Americans celebrate Juneteenth each June 19 to commemorate the emancipation of slaves in Texas. On June 19, 1865, Union Army Gen. Gordon Granger read aloud General Order No. 3 from a Galveston balcony.
The order begins “The people of Texas are informed that, in accordance with a proclamation from the Executive of the United States, all slaves are free.”
Abraham Lincoln had freed slaves in much of the South in 1863 with the Emancipation Proclamation (which exempted border states and Union-held areas of the Confederacy). Some Southerners had fled with their slaves west to Texas. There, the Emancipation Proclamation had little effect and news of the war’s end took a month to arrive.
Texas was the first state to establish Juneteenth as a state holiday, in 1980. Today, it’s observed beyond Texas with festivals, street fairs, family reunions and other events.
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Researching ancestors in slave deeds
Connecting your postwar African-American ancestors to their lives in slavery is a brick wall for many of you. But we’re seeing a renaissance of digitization and indexing projects that can help.
In North Carolina, especially, a slave deeds project is posting old deeds of sale for enslaved people. Courts recorded deeds to document the ownership and transfer of slaves as valuable property. The deeds will eventually become searchable at People Not Property: Slave Deeds of North Carolina.
For now, you can find deeds on several county websites, including:
Runaway slave newspaper advertisements
Another project to document enslaved people is Cornell University’s Freedom on the Move, which is building a database of newspaper notices seeking escaped slaves.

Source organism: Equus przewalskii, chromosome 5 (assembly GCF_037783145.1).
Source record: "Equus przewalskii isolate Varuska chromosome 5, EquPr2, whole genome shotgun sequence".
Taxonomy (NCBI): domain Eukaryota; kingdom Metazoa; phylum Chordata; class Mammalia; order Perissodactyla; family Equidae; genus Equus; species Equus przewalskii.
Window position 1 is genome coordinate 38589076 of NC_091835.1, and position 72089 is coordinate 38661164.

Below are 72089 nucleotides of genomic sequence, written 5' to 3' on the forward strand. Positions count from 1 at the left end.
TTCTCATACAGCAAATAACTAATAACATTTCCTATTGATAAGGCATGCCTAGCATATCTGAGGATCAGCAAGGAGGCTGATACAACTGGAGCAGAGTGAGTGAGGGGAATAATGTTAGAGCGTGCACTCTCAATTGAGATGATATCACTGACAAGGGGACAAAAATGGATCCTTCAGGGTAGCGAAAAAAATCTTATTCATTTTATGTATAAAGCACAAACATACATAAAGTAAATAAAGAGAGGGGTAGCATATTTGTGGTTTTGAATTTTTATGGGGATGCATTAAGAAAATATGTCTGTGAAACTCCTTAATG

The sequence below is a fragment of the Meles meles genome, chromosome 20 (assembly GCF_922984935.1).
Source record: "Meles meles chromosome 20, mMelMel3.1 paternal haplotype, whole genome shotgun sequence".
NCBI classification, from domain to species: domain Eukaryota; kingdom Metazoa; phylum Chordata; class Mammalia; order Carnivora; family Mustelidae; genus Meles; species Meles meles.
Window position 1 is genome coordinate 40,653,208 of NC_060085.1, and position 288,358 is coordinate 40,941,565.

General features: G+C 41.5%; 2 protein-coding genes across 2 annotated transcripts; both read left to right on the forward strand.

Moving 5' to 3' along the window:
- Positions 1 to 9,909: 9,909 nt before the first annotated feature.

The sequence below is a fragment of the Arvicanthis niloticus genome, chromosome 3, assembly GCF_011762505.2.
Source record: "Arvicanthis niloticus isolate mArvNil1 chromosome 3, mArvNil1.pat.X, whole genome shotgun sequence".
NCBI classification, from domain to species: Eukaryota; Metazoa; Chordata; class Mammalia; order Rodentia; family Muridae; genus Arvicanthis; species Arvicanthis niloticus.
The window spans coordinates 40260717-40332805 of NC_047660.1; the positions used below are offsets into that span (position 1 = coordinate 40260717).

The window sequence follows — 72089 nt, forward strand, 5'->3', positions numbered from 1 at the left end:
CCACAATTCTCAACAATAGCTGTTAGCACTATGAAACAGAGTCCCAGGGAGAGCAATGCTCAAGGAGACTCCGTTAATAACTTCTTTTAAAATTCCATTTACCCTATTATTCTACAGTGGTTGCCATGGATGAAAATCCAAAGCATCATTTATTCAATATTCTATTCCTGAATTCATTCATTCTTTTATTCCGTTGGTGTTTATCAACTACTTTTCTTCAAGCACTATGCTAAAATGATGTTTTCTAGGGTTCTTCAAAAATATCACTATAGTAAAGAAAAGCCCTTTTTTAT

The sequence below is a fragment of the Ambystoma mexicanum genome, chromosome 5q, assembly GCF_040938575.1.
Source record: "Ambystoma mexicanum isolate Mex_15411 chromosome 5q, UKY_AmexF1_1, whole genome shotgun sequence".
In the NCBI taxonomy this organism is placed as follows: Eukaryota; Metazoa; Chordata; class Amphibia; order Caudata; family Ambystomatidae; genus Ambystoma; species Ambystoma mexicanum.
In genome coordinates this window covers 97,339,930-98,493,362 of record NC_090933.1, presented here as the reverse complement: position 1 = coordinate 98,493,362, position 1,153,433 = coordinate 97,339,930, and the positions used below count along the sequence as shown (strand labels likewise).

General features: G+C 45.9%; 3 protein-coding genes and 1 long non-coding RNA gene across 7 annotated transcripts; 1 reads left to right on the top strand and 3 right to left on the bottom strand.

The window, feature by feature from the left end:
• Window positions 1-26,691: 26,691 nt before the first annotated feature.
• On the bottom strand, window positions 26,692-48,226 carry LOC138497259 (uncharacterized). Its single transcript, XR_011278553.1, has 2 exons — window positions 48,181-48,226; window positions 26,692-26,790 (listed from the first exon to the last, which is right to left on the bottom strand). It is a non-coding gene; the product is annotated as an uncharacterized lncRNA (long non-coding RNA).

A blog post by Crystal Eddins, assistant professor at the University of North Carolina—Charlotte, has links to more websites with runaway slave advertisements.
Manumission papers and more African-American genealogy records
Manumission papers or deeds or emancipation, which document a former slave’s free status, are recorded with local court records. And in many parts of the Antebellum South, free African-Americans had to register with the courthouse.
The Library of Virginia is adding these and other records unique to African-American genealogy to its Virginia Untold digital collections.
Ancestry.com has gathered its African-American genealogy-related records into a single collection of books, Freedmen’s Bank records, local censuses of free African-Americans, and more. Find advice for this collection in our new book, the Unofficial Guide to Ancestry.com, Second Edition.
And you need to use the Freedmen’s Bureau records at FamilySearch. This website has labor contracts, medical and food ration registers, former slaves’ marriage records, and other types of records.
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